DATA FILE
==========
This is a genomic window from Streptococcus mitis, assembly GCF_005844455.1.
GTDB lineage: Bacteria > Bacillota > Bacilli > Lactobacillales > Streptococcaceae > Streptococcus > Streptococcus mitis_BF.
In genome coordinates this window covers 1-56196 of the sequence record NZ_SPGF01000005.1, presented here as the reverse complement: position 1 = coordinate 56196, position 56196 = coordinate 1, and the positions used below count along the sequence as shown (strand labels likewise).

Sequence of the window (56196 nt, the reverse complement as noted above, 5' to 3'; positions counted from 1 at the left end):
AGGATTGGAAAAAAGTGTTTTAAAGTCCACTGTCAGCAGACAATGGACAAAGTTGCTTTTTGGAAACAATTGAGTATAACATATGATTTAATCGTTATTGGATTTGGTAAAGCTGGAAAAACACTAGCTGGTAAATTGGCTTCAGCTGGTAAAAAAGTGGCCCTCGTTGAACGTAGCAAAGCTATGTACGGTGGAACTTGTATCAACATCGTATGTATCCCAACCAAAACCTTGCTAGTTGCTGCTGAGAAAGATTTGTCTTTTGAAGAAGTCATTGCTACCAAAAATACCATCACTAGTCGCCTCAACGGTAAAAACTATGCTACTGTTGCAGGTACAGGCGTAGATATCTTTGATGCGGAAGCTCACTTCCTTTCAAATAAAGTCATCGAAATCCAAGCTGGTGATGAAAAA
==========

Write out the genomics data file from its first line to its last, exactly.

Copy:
This is a genomic window from Streptococcus mitis, assembly GCF_005844455.1.
GTDB lineage: Bacteria > Bacillota > Bacilli > Lactobacillales > Streptococcaceae > Streptococcus > Streptococcus mitis_BF.
In genome coordinates this window covers 1-56196 of the sequence record NZ_SPGF01000005.1, presented here as the reverse complement: position 1 = coordinate 56196, position 56196 = coordinate 1, and the positions used below count along the sequence as shown (strand labels likewise).

Sequence of the window (56196 nt, the reverse complement as noted above, 5' to 3'; positions counted from 1 at the left end):
AGGATTGGAAAAAAGTGTTTTAAAGTCCACTGTCAGCAGACAATGGACAAAGTTGCTTTTTGGAAACAATTGAGTATAACATATGATTTAATCGTTATTGGATTTGGTAAAGCTGGAAAAACACTAGCTGGTAAATTGGCTTCAGCTGGTAAAAAAGTGGCCCTCGTTGAACGTAGCAAAGCTATGTACGGTGGAACTTGTATCAACATCGTATGTATCCCAACCAAAACCTTGCTAGTTGCTGCTGAGAAAGATTTGTCTTTTGAAGAAGTCATTGCTACCAAAAATACCATCACTAGTCGCCTCAACGGTAAAAACTATGCTACTGTTGCAGGTACAGGCGTAGATATCTTTGATGCGGAAGCTCACTTCCTTTCAAATAAAGTCATCGAAATCCAAGCTGGTGATGAAAAA